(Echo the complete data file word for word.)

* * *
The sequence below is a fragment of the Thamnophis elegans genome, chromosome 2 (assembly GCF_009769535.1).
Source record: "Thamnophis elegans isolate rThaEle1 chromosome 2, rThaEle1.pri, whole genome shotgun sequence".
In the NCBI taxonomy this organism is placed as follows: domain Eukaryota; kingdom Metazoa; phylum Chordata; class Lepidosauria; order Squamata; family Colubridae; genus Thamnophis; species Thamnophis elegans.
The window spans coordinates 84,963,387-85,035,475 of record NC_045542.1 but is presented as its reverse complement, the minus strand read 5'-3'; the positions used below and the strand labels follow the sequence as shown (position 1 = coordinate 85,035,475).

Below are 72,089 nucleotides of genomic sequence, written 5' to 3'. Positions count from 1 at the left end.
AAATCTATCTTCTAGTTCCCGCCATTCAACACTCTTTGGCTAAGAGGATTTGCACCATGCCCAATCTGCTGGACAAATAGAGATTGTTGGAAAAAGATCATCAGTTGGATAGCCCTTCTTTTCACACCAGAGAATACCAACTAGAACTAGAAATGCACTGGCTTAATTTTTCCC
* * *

The sequence below is a fragment of the Thamnophis elegans genome, chromosome 2 (assembly GCF_009769535.1).
Source record: "Thamnophis elegans isolate rThaEle1 chromosome 2, rThaEle1.pri, whole genome shotgun sequence".
In the NCBI taxonomy this organism is placed as follows: domain Eukaryota; kingdom Metazoa; phylum Chordata; class Lepidosauria; order Squamata; family Colubridae; genus Thamnophis; species Thamnophis elegans.
The window spans coordinates 84,963,387-85,035,475 of record NC_045542.1 but is presented as its reverse complement, the minus strand read 5'-3'; the positions used below and the strand labels follow the sequence as shown (position 1 = coordinate 85,035,475).

Below are 72,089 nucleotides of genomic sequence, written 5' to 3'. Positions count from 1 at the left end.
AAATCTATCTTCTAGTTCCCGCCATTCAACACTCTTTGGCTAAGAGGATTTGCACCATGCCCAATCTGCTGGACAAATAGAGATTGTTGGAAAAAGATCATCAGTTGGATAGCCCTTCTTTTCACACCAGAGAATACCAACTAGAACTAGAAATGCACTGGCTTAATTTTTCCC